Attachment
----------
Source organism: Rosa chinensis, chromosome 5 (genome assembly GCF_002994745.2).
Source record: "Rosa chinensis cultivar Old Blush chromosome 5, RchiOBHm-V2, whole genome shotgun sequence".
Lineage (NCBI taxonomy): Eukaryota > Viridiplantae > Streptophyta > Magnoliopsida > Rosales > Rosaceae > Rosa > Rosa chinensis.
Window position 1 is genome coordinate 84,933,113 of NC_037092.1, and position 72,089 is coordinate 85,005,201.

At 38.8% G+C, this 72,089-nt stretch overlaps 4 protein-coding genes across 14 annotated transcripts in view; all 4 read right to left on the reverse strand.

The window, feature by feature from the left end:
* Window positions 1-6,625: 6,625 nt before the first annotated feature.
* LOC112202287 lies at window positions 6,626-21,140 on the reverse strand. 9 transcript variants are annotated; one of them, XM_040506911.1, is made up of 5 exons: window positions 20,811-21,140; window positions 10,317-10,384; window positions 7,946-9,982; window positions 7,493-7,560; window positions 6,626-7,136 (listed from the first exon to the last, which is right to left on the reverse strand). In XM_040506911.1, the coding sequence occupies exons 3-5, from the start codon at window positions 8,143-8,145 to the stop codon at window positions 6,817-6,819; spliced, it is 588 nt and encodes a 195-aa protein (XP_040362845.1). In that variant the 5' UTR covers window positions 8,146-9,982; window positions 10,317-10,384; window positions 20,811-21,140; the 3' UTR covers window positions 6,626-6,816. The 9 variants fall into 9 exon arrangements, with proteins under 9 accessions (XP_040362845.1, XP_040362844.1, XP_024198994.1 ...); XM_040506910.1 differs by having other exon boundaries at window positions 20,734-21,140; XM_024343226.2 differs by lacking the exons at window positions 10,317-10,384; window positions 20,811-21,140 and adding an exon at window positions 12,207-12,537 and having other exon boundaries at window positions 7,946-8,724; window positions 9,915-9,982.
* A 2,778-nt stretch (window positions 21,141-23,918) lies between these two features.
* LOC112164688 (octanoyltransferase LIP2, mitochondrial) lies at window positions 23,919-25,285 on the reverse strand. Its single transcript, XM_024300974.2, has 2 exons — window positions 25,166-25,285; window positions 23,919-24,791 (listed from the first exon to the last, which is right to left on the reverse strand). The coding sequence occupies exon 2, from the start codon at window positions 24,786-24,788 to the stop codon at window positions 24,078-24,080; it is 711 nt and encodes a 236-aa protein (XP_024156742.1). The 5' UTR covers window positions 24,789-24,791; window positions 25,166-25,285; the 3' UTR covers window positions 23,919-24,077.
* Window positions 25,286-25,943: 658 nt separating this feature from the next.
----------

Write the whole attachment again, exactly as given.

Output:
Source organism: Rosa chinensis, chromosome 5 (genome assembly GCF_002994745.2).
Source record: "Rosa chinensis cultivar Old Blush chromosome 5, RchiOBHm-V2, whole genome shotgun sequence".
Lineage (NCBI taxonomy): Eukaryota > Viridiplantae > Streptophyta > Magnoliopsida > Rosales > Rosaceae > Rosa > Rosa chinensis.
Window position 1 is genome coordinate 84,933,113 of NC_037092.1, and position 72,089 is coordinate 85,005,201.

At 38.8% G+C, this 72,089-nt stretch overlaps 4 protein-coding genes across 14 annotated transcripts in view; all 4 read right to left on the reverse strand.

The window, feature by feature from the left end:
* Window positions 1-6,625: 6,625 nt before the first annotated feature.
* LOC112202287 lies at window positions 6,626-21,140 on the reverse strand. 9 transcript variants are annotated; one of them, XM_040506911.1, is made up of 5 exons: window positions 20,811-21,140; window positions 10,317-10,384; window positions 7,946-9,982; window positions 7,493-7,560; window positions 6,626-7,136 (listed from the first exon to the last, which is right to left on the reverse strand). In XM_040506911.1, the coding sequence occupies exons 3-5, from the start codon at window positions 8,143-8,145 to the stop codon at window positions 6,817-6,819; spliced, it is 588 nt and encodes a 195-aa protein (XP_040362845.1). In that variant the 5' UTR covers window positions 8,146-9,982; window positions 10,317-10,384; window positions 20,811-21,140; the 3' UTR covers window positions 6,626-6,816. The 9 variants fall into 9 exon arrangements, with proteins under 9 accessions (XP_040362845.1, XP_040362844.1, XP_024198994.1 ...); XM_040506910.1 differs by having other exon boundaries at window positions 20,734-21,140; XM_024343226.2 differs by lacking the exons at window positions 10,317-10,384; window positions 20,811-21,140 and adding an exon at window positions 12,207-12,537 and having other exon boundaries at window positions 7,946-8,724; window positions 9,915-9,982.
* A 2,778-nt stretch (window positions 21,141-23,918) lies between these two features.
* LOC112164688 (octanoyltransferase LIP2, mitochondrial) lies at window positions 23,919-25,285 on the reverse strand. Its single transcript, XM_024300974.2, has 2 exons — window positions 25,166-25,285; window positions 23,919-24,791 (listed from the first exon to the last, which is right to left on the reverse strand). The coding sequence occupies exon 2, from the start codon at window positions 24,786-24,788 to the stop codon at window positions 24,078-24,080; it is 711 nt and encodes a 236-aa protein (XP_024156742.1). The 5' UTR covers window positions 24,789-24,791; window positions 25,166-25,285; the 3' UTR covers window positions 23,919-24,077.
* Window positions 25,286-25,943: 658 nt separating this feature from the next.